If you plan to record music with your computer, getting a sound card is worth it. If you own a compact computer unit like a notebook or laptop, a PCIe or PCI sound card may not be the best option for you. You want to choose an external sound card or a DAC and amplifier. You can connect these devices to your laptop via a USB port.
The DAC and amplifier do the same job as a sound card. The only difference is they stay outside your computer instead of on the motherboard.
Ensure to check that your DAC comes with volume buttons or knobs and has enough output for your headphones and speakers. Checking the output will help you decide on whether or not you need an amplifier.
Types of Sound Cards
There are mainly two types of sound cards: integrated sound cards and dedicated sound cards.
– Integrated Sound Cards
Otherwise known as onboard sound cards, these are the sound cards that come with your computers. The speakers and headphone jacks integrated into your PC serve as the output for these cards. Integrated sound cards are easy to use. Some of them offer decent sounds and are usually good enough for casual listening or gaming.
– Dedicated Sound Cards
We can categorize dedicated sound cards into three: gaming cards, external USB cards, and audiophile and recording cards.
These cards produce sound through their built-in processors, relieving your PC’s CPU from doing the work. They also come with different outputs and inputs that provide better shielding and lower noise levels than what you get from your PC’s built-in inputs and outputs.
Additionally, these cards feature sound enhancement technologies that can help break down or equalize the sounds generated in 3D spaces, making them easier to hear.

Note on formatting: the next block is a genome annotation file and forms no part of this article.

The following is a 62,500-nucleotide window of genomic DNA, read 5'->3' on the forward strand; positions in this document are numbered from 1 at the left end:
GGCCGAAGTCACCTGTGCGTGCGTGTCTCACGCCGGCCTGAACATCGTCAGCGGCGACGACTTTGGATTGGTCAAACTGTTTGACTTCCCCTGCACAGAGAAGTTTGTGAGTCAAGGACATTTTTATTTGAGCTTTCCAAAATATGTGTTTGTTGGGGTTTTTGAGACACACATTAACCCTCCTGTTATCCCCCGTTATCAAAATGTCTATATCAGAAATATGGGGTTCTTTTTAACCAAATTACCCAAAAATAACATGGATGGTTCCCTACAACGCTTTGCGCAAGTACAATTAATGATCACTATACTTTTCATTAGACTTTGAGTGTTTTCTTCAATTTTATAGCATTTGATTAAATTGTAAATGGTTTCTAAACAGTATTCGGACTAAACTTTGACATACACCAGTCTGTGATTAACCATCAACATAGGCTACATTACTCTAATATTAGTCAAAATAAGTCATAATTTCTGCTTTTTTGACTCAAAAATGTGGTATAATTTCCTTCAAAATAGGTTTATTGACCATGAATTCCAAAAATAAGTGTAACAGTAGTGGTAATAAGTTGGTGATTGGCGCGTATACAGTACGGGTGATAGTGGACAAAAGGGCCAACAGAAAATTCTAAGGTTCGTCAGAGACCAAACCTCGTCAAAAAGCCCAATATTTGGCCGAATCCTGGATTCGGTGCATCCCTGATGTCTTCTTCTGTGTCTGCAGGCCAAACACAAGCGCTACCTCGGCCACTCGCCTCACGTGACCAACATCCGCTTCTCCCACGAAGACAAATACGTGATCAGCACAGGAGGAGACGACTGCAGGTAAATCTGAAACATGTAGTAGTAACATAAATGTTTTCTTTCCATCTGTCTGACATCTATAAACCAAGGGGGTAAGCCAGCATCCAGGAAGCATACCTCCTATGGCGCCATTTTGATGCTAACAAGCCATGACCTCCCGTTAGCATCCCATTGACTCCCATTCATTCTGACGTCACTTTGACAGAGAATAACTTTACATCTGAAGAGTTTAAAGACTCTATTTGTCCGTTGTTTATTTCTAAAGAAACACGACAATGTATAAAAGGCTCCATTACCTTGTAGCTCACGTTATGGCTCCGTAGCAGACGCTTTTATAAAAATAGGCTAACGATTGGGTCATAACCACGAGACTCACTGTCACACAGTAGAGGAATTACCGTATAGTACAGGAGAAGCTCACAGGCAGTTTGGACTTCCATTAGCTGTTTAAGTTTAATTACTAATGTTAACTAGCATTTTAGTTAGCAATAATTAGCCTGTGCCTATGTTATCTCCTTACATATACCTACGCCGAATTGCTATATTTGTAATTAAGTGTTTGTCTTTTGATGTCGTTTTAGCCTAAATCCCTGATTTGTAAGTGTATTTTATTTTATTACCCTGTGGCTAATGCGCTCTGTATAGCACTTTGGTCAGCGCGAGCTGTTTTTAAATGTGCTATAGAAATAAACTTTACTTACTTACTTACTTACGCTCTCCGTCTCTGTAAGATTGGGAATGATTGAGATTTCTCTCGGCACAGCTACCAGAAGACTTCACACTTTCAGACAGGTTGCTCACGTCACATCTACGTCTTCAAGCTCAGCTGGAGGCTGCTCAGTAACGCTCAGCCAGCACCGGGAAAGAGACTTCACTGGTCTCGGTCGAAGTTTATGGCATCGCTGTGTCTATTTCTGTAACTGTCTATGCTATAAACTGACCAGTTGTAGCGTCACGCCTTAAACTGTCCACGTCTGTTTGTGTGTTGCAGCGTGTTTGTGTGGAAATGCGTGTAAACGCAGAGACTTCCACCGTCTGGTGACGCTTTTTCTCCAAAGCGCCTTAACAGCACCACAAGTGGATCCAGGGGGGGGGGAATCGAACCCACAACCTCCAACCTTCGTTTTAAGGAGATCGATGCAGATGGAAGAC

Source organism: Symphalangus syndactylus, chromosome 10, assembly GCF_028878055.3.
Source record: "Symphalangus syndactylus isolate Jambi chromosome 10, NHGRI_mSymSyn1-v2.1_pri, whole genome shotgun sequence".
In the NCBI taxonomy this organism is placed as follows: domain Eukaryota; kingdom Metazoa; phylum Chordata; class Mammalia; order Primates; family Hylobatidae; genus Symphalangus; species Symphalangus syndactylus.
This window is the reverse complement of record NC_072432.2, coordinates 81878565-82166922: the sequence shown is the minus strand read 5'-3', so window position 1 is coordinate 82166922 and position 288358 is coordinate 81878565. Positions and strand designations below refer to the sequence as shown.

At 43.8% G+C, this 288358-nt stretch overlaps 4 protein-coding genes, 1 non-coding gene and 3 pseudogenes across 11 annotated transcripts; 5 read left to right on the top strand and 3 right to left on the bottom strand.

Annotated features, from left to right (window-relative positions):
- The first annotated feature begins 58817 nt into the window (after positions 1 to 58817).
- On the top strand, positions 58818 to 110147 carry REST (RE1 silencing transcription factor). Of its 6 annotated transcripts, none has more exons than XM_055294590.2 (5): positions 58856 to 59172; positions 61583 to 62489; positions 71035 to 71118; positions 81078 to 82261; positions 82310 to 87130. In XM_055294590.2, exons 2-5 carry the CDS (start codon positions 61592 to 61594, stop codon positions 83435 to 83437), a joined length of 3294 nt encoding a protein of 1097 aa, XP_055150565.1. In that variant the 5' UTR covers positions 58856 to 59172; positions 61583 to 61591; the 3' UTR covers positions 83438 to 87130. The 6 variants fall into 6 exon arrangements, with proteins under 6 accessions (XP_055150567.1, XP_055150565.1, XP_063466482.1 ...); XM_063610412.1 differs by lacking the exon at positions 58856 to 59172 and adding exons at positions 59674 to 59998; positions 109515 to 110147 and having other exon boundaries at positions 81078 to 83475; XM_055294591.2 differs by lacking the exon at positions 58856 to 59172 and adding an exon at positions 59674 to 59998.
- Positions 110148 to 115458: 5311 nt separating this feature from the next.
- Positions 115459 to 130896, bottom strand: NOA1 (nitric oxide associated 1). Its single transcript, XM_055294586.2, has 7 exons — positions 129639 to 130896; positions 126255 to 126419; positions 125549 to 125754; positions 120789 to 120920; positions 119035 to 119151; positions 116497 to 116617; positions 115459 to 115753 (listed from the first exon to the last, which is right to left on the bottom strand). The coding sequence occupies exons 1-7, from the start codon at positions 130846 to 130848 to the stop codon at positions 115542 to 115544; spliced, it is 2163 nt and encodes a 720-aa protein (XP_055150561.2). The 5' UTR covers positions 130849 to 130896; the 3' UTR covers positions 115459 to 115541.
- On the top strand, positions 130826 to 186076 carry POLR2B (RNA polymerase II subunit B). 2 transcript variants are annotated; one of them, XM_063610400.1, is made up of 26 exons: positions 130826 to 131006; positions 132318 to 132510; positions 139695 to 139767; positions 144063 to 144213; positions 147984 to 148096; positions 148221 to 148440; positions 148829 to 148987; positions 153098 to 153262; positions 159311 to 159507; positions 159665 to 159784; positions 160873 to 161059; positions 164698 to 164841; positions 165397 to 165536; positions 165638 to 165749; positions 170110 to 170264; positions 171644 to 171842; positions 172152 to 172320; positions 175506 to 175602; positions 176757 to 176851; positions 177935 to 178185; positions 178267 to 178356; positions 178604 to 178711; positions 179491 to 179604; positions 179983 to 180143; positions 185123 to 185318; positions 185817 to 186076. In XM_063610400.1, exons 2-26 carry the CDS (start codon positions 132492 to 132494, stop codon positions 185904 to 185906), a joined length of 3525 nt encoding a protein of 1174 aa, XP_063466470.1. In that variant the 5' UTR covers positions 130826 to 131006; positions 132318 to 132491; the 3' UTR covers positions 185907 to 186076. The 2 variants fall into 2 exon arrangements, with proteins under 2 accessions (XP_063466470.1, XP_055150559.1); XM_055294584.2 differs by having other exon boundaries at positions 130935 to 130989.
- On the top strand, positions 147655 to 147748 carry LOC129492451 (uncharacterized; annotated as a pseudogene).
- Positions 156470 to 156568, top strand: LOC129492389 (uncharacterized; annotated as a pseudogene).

External USB Sound Cards
These sound cards are available in different specifications, connections, and capabilities. While some are sophisticated and similar to audiophile sound cards, others are designed with a direct connection line, like a headphone jack.
They are connected via USB and cannot be installed on your PC’s motherboard. USB cards are beneficial if you have notebook computers since the heat and tight designs often lead to noise that can impair the sound you’re getting from your device.
Audiophile and Recording Sound Cards
These sound cards are worth it if your goal is to get nothing but the best sound. They are designed with analog circuitry and heavily shielded outputs to provide accurate sound reproduction and significant noise reduction.
You can also find additional features such as professional audio connector support and multiple input channels on these pro sound cards.
Is a Sound Card Worth It?
Yes, it’s worth it if you are concerned about sound quality. The audio hardware built into modern computers is decent. It offers good audio and can be great for most people. However, this hardware doesn’t offer the detail, clarity, and effects dedicated audio cards bring to the table, and this is because of audio interference.
PCs aren’t able to provide top-notch audio performance due to the electrical interference experienced on the motherboard. A typical computer motherboard has many electrical activities going on, from the GPU to the PCIe to the continuous and consistent turmoil of the CPU. Then there’s the USB connections, PC fans, RAM, and, if you’re a gamer, RGB lighting.
The activities from these components create some background noise that can hurt your computer’s overall audio quality and performance. PC makers make up for this audio interference by shielding and isolating the audio components. While this provides some improvement, it doesn’t eradicate the interference issue.